Parent’s Guide to The Cat Returns from Studio Ghibli

Do you have kids who are interested in anime, but you aren’t quite sure how to navigate this area of interest? It can certainly be difficult for parents who aren’t familiar with the genre.

These posts about Studio Ghibli films were created to guide you while you navigate the world of anime.

It is my desire that this particular post will serve as a guide while you enjoy The Cat Returns with your children.

As always, use your own discretion when selecting movies for your family.

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The Cat Returns: Movie Summary

Haru is a rather ordinary high school student who shows extraordinary kindness in saving a cat from an impending car. To her surprise, the cat thanks her! The rescued cat is actually a prince from the Cat Kingdom, and his father the Cat King insists on kidnapping Haru to be his son’s bride. With help from dashing Baron, sourpuss Muta, and cackling Toto, Haru escapes and restores not just her humanity but her self confidence. 

The Cat Returns: Movie Information

The Cat Returns is the most Disney-like movie in the Studio Ghibli canon: screwy sidekicks and dashing noblemen, oh my! It’s also about “believing in yourself,” a familiar theme to many Disney movies. But this isn’t a knock off!

The movie has a rather unique origin, both as a spin-off from previous Studio Ghibli film Whisper of the Heart, a scrapped amusement park short, and as an adaptation of a Japanese comic. (Whisper of the Heart is a film Ghibli junkies can certainly seek out and enjoy. I liked it a lot, but I felt it was outside the scope of this “highlights reel” guide to Studio Ghibli movies.) The Cat Returns is also notable as it was not directed by either of the studio’s co-founders, Hayao Miyazaki or Isao Takahata. 

I think the origin likely explains why the plot feels a bit like cotton candy – fragile, sure, easily consumed, yes; but adored by children. Between the lighter plot and the shorter run time, kids as young as age 4 could enjoy it. Adults will certainly savor the spectacular English cast, including the talents of Anne Hathaway, Cary Elwes, Elliot Gould, Peter Boyle, and Tim Curry. 

There are a few instances of peril, although the cartoonish style heavily offsets any intensity: there are sword fights, a briefly anxious near car accident, cats thrown out of high windows (but seen only in silhouette), a tower explosion/collapse, and Haru screaming as she falls through the sky. All is well, though, and in my house, these moments were met with more giggles than fears. What may concern parents a little more is the plethora of insults hurled about: stupid, idiot, fatso, little baby, jerk. Thankfully these are mostly from two cozily cantankerous fellows similar to the crotchety muppets Waldorf and Statler, not actual bullying.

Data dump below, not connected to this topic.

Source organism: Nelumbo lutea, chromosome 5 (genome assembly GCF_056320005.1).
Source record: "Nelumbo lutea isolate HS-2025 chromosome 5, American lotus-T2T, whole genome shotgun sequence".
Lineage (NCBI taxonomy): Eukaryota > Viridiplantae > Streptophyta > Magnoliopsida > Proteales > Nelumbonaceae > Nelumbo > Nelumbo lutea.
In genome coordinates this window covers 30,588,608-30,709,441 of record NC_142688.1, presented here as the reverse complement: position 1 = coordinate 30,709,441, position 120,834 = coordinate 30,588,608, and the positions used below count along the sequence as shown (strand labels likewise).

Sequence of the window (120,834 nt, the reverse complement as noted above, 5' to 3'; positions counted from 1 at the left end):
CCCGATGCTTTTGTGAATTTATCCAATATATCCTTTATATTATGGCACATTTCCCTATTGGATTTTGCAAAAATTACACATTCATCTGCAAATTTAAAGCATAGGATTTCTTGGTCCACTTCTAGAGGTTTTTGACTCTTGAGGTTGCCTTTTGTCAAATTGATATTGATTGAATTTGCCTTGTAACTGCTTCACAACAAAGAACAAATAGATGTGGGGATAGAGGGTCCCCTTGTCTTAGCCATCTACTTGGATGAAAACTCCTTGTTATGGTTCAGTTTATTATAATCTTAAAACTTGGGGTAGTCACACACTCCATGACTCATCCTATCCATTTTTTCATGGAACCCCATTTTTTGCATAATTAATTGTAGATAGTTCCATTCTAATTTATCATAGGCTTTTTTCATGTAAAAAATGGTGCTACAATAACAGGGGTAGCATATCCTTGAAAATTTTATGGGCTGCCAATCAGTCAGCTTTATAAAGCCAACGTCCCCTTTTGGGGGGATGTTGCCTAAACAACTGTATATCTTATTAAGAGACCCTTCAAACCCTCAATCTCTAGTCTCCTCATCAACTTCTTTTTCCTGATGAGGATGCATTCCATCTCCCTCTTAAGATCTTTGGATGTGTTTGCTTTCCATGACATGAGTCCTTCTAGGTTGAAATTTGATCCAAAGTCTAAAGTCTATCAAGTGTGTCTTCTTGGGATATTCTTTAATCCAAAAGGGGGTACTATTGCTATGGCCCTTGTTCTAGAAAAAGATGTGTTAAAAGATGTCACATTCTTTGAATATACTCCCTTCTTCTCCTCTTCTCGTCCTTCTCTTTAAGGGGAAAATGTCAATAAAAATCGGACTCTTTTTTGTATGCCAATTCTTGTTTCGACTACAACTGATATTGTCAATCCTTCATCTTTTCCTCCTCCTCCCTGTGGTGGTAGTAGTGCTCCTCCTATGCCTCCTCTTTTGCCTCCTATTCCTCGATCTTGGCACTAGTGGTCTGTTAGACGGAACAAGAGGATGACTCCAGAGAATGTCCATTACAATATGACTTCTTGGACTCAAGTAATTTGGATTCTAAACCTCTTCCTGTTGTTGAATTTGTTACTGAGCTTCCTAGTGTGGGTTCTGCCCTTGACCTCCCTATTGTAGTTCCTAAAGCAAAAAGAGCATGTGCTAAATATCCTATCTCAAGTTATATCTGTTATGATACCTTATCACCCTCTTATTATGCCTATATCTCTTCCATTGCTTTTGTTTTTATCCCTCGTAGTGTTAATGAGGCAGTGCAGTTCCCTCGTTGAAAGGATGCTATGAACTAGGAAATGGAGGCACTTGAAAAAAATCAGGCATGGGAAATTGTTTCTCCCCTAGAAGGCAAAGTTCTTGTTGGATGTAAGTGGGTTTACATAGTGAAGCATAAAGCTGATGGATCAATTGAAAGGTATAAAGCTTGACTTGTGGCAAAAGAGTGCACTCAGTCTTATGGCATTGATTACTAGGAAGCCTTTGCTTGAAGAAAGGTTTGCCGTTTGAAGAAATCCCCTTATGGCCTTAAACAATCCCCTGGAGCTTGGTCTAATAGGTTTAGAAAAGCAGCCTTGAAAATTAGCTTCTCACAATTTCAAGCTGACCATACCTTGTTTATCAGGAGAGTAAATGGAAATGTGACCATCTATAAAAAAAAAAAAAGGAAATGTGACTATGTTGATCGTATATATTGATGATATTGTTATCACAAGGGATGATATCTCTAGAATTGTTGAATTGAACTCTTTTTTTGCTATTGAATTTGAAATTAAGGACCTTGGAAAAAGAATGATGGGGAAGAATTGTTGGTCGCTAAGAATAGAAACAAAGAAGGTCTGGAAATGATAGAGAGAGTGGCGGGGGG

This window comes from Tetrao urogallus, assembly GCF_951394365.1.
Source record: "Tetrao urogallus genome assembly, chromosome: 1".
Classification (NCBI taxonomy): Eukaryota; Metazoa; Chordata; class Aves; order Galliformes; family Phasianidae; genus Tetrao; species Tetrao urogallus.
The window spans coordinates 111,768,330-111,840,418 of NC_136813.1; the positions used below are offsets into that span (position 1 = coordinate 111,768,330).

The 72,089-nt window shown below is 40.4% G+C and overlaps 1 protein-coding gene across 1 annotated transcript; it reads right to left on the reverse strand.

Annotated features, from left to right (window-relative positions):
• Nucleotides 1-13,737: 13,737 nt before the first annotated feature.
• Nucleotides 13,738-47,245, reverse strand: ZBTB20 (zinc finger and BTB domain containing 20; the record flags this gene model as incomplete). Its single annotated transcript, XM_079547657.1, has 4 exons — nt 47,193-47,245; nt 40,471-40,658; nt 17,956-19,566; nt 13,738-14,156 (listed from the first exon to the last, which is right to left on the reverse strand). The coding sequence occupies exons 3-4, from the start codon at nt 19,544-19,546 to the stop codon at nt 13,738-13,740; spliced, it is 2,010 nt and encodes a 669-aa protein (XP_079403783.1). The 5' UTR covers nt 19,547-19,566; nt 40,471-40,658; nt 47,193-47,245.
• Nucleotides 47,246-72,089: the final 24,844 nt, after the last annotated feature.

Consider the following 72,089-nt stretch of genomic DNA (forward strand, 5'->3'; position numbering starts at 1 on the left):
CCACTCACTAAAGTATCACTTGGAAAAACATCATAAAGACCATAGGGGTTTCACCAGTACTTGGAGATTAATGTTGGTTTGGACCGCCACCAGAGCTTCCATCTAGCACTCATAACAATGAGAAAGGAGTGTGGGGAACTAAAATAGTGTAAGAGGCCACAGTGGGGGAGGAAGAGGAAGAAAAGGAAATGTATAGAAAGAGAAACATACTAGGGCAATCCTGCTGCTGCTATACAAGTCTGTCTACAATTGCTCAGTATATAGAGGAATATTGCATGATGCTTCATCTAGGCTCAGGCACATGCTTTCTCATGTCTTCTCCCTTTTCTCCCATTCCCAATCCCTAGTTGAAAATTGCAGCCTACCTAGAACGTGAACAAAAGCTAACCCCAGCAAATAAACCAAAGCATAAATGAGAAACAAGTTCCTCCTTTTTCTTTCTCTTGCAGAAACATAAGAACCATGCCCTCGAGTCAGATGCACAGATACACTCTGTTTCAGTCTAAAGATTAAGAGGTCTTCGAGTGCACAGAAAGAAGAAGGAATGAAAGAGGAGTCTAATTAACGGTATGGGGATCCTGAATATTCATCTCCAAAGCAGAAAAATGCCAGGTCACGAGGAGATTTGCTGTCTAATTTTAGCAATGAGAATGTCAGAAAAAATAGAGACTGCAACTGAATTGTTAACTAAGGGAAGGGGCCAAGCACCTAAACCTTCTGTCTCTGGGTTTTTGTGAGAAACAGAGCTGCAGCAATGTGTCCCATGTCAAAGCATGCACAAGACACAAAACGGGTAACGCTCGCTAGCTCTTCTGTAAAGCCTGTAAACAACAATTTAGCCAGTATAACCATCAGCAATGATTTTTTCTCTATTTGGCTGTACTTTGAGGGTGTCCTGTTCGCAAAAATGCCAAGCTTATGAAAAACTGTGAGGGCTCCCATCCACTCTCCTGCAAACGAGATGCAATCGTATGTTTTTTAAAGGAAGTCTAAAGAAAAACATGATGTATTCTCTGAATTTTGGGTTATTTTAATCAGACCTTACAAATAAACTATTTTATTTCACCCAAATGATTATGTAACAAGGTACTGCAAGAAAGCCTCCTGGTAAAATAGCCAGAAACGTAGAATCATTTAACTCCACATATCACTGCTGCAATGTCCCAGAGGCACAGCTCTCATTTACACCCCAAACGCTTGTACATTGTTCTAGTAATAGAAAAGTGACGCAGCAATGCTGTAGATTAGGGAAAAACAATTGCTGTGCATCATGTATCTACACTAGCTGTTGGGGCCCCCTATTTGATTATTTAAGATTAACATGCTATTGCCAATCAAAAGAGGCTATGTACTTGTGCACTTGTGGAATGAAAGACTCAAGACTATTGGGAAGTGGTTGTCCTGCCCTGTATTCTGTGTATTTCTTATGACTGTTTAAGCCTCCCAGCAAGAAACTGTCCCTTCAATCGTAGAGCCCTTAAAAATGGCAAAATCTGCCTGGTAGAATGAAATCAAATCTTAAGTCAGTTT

The Cat Returns mostly takes place in the fantasy world of The Cat Kingdom, but the scenes set in modern Japan may baffle Western audiences: clean up duty (there are no school janitors in Japan; students do all the cleaning up), shoe lockers (students are required to take off their street shoes and put on their school shoes before entering the building–this is the little green box Haru was opening when the mouse presents overflowed), and salad at breakfast (a fairly common Japanese practice, especially if having a “Western-style” breakfast with toast or eggs.)  But hopefully, with this heads up, you can confidently answer any questions that may arise. 

Like other Studio Ghibli films, there is a bit of magic and fantasy world here; unlike other films, the magic is without any spells or incantations. It’s limited mostly to transformation and portals. There are no witches or wizards, just talking cats. The talking cats are, in my family’s feline-loving hearts, the best reason to watch The Cat Returns.

Sure, it’s not as stylistically polished or thought-provoking, but it doesn’t mean that it’s a bad movie by any means. Just as a vacation doesn’t need to be grand to be enjoyable, neither does a Studio Ghibli movie have to be masterful to be pleasurable. If some of the other Studio Ghibli movies are more like Grand Canyons, The Cat Returns is more like a day at the amusement park, or an afternoon at the beach – fun while it lasts.  But rather than look down on it and see it as subpar, I think it’s a wonderful option for families whose kids might be too young for some of the other greats mentioned in this series. 

The Cat Returns: Where to Watch

Watch the trailer online.

Purchase the Blu-ray or DVD.

The Cat Returns: Discussion

  • Compare this film to other Studio Ghibli films, especially ones directed by Miyazaki. How are they similar or different? Examples of comparison could include artistic style/aesthetics, themes, character design, technology, and fantasy elements. 
  • Would you choose to be a cat? Haru can think of only pros…what would be some of the cons? 
  • Why does the Baron help Haru? 
  • Were you surprised by Yuki’s past? How does the revelation towards the end make the flashback, in the beginning, pay off? How would the movie be different if the flashback had been omitted?
  • What’s the difference between helping someone and “sticking your nose in other people’s business?”
  • What would a (dog, bird, snake, horse, etc.) kingdom be like? What would it have? Describe it with words or with a drawing. 

This post is one of several in our series, “A Parent’s Guide to Studio Ghibli.

 

Check out all of the Studio Ghibli Guides:

Ashley Tieman
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Ashley Tieman

Ashley Tieman is a book loving, Japanese speaking, Nintendo playing, comic book reading, anime watching, Christ following, definitely extroverted homeschool mom to two kids and three cats in Memphis, TN.
Ashley Tieman
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